“Book clubs are frustrating affairs,” says Philip Weinstein, a professor of English at Swarthmore College who will be running one of these irritating to-dos starting Thursday in Aquinnah and traveling through five town libraries during the spring. “But they’re provocative, too,” he qualifies, sipping tea in the brightly-lit front room of his Aquinnah home. Mr. Weinstein hopes this will be particularly true of the up-coming discussions, which will take in five novels dealing with race in the American experience.

The books to be discussed as part of the new reading group Fictions of Race are about 30 years apart in publication date and span the 20th and 21st centuries. There will be a month between meetings to allow readers to get through the challenging books on Mr. Weinstein’s schedule. Going chronologically, the group will discuss William Faulkner’s Go Down Moses next Thursday, Jan. 31; Richard Wright’s Native Son in early March at West Tisbury; The Confessions of Nat Turner by the late Tisbury resident William Styron at the Vineyard Haven library; Toni Morrison’s Song of Solomon at West Tisbury in early May; and finally Edward Jones’s The Known World in Oak Bluffs this June.

The professor is keen to note that you can’t read these books in a day: “It’s crucial to do the reading. And what you have to have is the willingness to stay with complexity and confusion, to see why it wasn’t worked out earlier.”

According to Mr. Weinstein, the aforementioned frustration results when one person’s experience of a book, which is personal, doesn’t relate to others’. But, he says, verbalizing what you think about a book is often essential, and the discussions can form part of your final experience of the book in important ways. Also, just as discussion can change your impression of a book, some books inspire discussion that goes beyond the realms of fiction appreciation, though Mr. Weinstein is of two minds about this.

“There are two poles,” says Mr. Weinstein, a William Faulkner expert who will continue work on a part-critical-reading, part-biography of the author between these discussions. “One is that you’re working for the revolution reading the right books. The other is W. H. Auden’s view, that poetry makes nothing happen. But there’s no predicting what ideas burn up what minds. The possibility of action is real, it’s just unpredictable.”

While the books in the course deal in history — even Mr. Jones’s 2003 The Known World deals with slave ownership by newly freed slaves in the 19th century — race is a perennial issue, says Mr. Weinstein.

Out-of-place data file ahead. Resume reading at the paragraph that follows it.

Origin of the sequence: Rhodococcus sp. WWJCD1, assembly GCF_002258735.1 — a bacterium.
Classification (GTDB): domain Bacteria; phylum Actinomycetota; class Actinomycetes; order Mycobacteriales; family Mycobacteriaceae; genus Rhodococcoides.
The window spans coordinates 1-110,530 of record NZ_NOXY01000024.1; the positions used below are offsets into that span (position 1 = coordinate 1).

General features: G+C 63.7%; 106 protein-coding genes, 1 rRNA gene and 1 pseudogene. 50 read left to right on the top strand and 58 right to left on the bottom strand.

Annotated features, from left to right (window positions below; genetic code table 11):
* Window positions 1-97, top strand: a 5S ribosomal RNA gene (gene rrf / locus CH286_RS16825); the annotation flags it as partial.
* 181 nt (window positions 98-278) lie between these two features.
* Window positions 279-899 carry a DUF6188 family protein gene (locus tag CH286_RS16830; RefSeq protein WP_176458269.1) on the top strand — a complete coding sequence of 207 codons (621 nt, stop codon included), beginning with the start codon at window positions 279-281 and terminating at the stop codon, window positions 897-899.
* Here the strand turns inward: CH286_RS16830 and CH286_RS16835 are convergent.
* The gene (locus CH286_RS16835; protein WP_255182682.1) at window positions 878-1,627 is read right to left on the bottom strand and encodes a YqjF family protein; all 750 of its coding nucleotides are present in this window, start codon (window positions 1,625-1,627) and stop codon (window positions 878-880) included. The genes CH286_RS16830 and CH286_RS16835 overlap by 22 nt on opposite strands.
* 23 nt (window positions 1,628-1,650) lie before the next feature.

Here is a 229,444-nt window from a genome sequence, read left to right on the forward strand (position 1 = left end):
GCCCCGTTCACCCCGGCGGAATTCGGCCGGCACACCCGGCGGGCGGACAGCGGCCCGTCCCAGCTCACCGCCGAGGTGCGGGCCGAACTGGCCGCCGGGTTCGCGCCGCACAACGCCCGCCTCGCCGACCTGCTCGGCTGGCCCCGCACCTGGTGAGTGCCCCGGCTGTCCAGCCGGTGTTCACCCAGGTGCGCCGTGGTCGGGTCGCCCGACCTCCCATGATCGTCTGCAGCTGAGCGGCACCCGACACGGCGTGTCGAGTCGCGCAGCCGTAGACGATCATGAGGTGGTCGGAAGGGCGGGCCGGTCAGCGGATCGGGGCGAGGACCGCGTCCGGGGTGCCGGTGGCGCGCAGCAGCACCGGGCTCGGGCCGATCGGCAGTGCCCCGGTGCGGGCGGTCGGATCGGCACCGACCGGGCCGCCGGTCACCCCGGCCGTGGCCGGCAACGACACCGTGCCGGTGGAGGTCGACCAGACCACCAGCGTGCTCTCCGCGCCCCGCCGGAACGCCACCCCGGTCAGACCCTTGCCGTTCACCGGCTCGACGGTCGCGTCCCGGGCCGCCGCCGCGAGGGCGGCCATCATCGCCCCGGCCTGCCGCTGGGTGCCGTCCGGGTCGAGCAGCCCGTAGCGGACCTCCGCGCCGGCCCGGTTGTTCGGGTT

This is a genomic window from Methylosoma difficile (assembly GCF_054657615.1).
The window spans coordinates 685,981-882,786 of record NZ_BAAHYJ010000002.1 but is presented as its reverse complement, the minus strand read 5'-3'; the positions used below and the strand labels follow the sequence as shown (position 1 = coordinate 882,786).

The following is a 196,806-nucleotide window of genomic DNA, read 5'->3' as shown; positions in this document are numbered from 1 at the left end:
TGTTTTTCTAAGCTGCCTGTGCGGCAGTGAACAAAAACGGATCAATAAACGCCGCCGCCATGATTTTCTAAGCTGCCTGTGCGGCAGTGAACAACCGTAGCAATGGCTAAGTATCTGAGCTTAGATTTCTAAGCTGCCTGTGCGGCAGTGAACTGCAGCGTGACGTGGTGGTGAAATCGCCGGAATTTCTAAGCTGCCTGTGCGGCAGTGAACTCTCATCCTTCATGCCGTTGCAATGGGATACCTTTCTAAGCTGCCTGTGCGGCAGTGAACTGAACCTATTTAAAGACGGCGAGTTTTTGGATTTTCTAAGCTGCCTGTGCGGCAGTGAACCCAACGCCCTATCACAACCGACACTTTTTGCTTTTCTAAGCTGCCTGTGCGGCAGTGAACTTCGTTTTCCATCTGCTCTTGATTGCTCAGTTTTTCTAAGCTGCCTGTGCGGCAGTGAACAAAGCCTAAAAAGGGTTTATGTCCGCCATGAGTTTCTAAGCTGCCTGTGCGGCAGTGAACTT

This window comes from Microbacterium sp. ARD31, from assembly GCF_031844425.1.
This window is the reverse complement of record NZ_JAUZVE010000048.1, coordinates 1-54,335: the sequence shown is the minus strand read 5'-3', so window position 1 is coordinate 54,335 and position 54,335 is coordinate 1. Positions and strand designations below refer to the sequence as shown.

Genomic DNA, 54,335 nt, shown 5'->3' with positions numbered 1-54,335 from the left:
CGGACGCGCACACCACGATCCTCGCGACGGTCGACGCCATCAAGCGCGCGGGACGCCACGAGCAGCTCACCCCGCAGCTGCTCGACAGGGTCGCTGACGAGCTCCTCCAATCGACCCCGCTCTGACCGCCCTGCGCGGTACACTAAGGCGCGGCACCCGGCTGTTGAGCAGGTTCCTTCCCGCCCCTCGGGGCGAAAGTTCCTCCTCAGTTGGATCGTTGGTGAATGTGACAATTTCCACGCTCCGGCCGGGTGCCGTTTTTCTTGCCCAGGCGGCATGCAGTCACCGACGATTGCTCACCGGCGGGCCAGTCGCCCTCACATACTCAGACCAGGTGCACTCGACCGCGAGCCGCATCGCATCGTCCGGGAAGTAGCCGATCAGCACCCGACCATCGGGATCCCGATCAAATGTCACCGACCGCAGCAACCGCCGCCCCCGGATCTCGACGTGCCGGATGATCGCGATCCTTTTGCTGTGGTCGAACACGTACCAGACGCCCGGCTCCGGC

“It’s the illness at the heart of American history. And history everywhere is pressing on what we say,” he says. Illustrating his point, he describes the Memphis, Tenn., public high school he attended from 1953 to 1958 as new civil rights laws met with the entrenched racism of the American south.

“There were no black people [attending the school] at the time, except those working in the cafeteria, and the principal said he’d leave before accepting blacks. When I asked my chemistry teacher why he thought there would be harassment and violence if blacks were let in, he said ‘You must be some kind of nigger lover.’ Then when I left, in the 1960s, the Memphis education system jumped and now it is all black graduates. But they don’t go to college. White liberals won’t make their children pay for their principles, so they send them to private schools. Race is a permanent issue in American culture.”

Inevitably this makes the subject challenging to satisfyingly broach. When Mr. Weinstein taught a course on race in fiction for Swarthmore alumni in New York, he found the attendees at the New York lectures, who were there not for credits but out of interest, were open; the 18 to 22-year-olds at Swarthmore were defensive during the same course.

“Racial realities are delicate and stubborn,” he says. “When you’re candid, it risks being embarrassing — or wounding. It’s a tall order to be candid and not wound — when does candour become obtuse? When does civility become superficiality? Hopefully we can thrash through this vexed territory together.”

He hopes the topic will be particularly intriguing on an Island such as this, with its racial diversity. This is something he wants to address directly — and he was keen to discuss the work of a black writer in Oak Bluffs, a town with a historical, significant black population. He is particularly interested in getting good question-and-answer sessions at the readings. “There’s no right position, though there are worse or better ones obviously . . . ” he says.

When Mr. Weinstein, who is on a year-long sabbatical in Aquinnah until this summer, hosted his first Vineyard reading group in the fall of last year at the Aquinnah library entitled White, Black, Yellow and Red, taking in the history of white America’s attempted genocide of Native America, he found an energetic and responsive crowd. While this reading club will focus solely on novels about black slavery, Mr. Weinstein says that the Island will provide a good backdrop for discussion of race more generally. “Here successful white people have pockets deep enough to have grand houses with waterfront views,” he says. “But in the 1840s a black population started up and it has been a vacation spot for black Americans for a long time. Meanwhile the Native American population has been economically pushed Westward...” he says.

While eager to broach such topics at the discussions the professor is keen to stay on message. “The key is to move among these issues without forgetting about the great books,” he says.

The club’s first discussion is Thursday, Jan. 31, 5:30 p.m. at Aquinnah library.